1 May 2007

Why trade deficit matters

By Hans D. Baumann

The U.S. trade deficit could affect the future of your jobs, the location of our plants, and it might even cause the next recession.

Our current trade deficit with China has reached $21 billion per month. It means we bought $21 billion more in one month from China than the value of goods we sold them.

This makes the trade deficit with China alone about $250 billion on a yearly basis. Adding the trade deficits with Europe and Japan, among others, we had a record total trade deficit of $856 billion in 2006, about $70 billion per month.

Who pays for it?

The U.S. government does, by issuing IOUs, which is to say government bonds. At 5% interest rate, we, the taxpayers, have to pay every year $150 billion in interest to mostly foreign bondholders.

The continuous increase in foreign debt may force the Federal Reserve Bank to keep increasing interest rates in order to entice foreign borrowers to buy bonds in order to finance the deficit.

The real danger in this is higher interest rates could cause a U.S. recession and added unemployment because it becomes more expensive for industry to borrow money for future plant expansions.

The question: "What caused this huge trade deficit?" After all, this has only started to mushroom during the last 10 years. The reason lies in the onset of "globalization."

In plain English, it is the transfer of industrial labor from the U.S. to foreign countries. To make us understand what this implies, there are only three areas of wealth creation in a given country:

  1. Agriculture: This was number one prior to the onset of the industrial revolution.
  2. Mining:  This includes oil and gas production.
  3. Industry: This last category provided the largest contribution to our exports and created the high standard of living we have all enjoyed since the 1940s.

Exports of agricultural products have steadily decreased, and since 2004, we now import more food items than we export. The same is true for oil. We enjoyed energy independence prior to the late 1970s, and we now import 2/3rd of our needs.

This leaves only industrial products to create wealth both for exports as well as for domestic consumption. Sadly, our industry is in a poor state.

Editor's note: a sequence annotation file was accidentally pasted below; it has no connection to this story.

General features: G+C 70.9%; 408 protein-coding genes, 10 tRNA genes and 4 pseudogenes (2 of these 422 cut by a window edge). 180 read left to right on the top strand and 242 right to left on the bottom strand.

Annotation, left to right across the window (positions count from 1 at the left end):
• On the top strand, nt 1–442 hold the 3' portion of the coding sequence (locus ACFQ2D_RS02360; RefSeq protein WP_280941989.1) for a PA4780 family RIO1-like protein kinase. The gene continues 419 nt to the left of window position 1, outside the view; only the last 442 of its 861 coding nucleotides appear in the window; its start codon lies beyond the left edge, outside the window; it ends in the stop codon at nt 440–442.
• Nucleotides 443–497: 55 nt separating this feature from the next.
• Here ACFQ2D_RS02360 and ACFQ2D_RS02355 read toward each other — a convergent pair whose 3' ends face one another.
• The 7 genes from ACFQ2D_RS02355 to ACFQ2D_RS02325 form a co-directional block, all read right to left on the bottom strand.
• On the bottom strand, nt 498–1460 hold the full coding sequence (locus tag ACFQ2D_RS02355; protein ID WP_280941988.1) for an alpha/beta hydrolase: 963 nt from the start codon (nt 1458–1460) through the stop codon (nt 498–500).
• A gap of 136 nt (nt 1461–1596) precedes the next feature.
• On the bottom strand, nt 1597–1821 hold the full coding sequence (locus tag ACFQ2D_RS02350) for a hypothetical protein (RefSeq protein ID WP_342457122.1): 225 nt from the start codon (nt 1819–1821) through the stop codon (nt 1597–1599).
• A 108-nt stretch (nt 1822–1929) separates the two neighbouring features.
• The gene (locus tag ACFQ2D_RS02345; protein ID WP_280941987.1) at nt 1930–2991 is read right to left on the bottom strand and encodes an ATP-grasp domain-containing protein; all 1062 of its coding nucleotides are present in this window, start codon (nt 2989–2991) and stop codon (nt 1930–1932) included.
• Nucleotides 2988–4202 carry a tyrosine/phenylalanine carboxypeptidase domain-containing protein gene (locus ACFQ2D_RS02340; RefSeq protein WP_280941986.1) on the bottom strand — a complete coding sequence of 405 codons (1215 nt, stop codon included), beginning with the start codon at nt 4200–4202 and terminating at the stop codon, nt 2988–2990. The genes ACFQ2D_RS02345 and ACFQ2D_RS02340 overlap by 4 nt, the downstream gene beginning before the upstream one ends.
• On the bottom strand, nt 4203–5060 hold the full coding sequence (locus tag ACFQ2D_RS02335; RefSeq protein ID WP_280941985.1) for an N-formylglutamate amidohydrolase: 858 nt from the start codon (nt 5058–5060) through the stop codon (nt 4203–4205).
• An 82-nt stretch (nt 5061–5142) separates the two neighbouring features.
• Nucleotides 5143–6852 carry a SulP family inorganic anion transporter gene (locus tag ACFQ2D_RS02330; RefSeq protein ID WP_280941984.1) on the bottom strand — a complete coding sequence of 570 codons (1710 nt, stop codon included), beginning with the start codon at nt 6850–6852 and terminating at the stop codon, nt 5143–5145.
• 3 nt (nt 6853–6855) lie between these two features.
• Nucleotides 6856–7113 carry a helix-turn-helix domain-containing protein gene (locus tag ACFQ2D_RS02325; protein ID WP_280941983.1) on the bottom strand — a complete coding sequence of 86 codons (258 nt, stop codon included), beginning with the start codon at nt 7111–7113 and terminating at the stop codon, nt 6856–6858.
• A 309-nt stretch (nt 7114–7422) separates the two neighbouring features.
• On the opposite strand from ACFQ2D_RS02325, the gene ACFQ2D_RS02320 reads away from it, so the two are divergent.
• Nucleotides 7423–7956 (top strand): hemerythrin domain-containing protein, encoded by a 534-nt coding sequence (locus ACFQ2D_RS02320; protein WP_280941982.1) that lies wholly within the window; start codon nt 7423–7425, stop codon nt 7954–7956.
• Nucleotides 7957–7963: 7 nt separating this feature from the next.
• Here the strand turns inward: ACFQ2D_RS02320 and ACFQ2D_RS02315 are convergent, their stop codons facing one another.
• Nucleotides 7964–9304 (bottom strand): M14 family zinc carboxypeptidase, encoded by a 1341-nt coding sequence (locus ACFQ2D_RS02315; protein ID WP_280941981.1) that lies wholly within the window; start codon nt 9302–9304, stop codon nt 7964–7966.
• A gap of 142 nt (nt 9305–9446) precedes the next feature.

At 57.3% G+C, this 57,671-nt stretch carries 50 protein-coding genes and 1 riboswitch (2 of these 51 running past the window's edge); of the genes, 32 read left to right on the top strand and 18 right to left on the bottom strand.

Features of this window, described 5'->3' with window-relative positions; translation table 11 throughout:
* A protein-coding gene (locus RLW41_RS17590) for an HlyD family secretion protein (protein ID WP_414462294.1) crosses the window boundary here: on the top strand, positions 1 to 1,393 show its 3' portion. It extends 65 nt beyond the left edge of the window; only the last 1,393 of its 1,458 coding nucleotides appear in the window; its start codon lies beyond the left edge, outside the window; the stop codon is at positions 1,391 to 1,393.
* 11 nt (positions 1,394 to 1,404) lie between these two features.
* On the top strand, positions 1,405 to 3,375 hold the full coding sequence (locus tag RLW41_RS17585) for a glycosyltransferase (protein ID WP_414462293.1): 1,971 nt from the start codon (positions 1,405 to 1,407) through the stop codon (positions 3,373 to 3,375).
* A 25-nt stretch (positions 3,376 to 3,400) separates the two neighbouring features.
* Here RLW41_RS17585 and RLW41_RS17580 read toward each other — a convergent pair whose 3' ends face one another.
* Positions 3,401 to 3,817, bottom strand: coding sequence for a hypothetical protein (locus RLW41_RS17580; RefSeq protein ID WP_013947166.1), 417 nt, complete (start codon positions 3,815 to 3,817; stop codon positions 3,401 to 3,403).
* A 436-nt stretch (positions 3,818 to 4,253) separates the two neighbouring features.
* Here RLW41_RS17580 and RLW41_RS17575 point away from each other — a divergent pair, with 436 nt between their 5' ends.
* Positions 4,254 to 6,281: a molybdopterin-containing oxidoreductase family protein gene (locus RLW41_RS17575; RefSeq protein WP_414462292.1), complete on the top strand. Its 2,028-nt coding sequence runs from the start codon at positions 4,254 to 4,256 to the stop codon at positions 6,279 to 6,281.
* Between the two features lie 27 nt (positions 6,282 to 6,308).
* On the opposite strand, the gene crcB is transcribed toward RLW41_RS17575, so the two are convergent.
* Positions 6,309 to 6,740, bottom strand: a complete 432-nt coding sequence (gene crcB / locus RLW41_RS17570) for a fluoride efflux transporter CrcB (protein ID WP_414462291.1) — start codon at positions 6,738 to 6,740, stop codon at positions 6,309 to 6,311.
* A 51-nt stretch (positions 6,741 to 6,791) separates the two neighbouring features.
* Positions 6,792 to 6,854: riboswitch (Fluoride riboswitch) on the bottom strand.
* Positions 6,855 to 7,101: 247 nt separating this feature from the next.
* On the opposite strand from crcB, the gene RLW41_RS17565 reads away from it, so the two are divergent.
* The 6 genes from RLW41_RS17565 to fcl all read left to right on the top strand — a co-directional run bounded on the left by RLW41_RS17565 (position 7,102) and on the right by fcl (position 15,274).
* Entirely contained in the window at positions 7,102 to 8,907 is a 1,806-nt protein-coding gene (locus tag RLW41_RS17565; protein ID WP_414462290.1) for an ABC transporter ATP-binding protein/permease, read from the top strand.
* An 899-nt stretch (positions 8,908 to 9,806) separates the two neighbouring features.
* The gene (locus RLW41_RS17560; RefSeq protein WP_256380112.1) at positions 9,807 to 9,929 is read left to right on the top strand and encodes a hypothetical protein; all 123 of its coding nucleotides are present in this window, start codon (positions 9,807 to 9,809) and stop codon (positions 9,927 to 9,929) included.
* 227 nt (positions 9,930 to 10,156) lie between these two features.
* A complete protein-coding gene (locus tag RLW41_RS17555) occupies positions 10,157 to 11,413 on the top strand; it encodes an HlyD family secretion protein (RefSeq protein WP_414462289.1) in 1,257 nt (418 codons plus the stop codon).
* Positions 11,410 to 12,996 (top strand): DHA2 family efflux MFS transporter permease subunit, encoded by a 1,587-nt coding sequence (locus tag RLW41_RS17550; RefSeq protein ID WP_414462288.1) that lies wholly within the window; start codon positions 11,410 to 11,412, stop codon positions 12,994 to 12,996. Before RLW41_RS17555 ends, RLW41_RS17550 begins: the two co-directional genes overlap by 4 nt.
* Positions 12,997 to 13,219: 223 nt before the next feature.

While industrial employment in the heydays of the 1960s amounted to 26% of the total workforce, we are down now to less than 8%, having lost over 4 million factory jobs since the year 2000 alone.

This trend is still going on; we are still loosing typically 14,000 industrial jobs per month. Look at it another way-now our factories produce only 12.7% of our gross national product.

In contrast, service jobs create 66%. With the exception of some banking, licensing, and minor activities, service jobs do not produce national wealth; neither do they create much foreign currency earnings.

What can we do about this? Reversing this trend is very difficult, and any adjustments we have to make will negatively affect our standard of living. This means prices will increase at Wal-Mart and at the gas pump.

There are only two ways out of this difficulty:

  1. Drastically decrease the value of the U.S. dollar. This will make our products much more competitive and as a result will increase our exports, that is, there will be more sales of U.S. made products to foreign countries.
  2. Wait for the future when there will be an increase in the wages of foreign workers especially in China and India, leading to a price increase of their goods, leading to us importing less. Either way, importing less (because foreign goods are more expensive) or exporting more (because our goods are cheaper), the trade imbalance will lessen and or go away.

Most importantly, this will revive our industry and create more domestic jobs.

About the Author

Dr. Hans D. Baumann, P.E. is 'Mr. Valve' having designed over 30 valve lines, holding 154 patents, writing hundreds of papers and seven books on the subject, and being in possession of an endless litany of awards and citations. He has industrial engineering education and a Ph.D. in mechanical engineering. He is an ISA member and a member of Sigma Xi.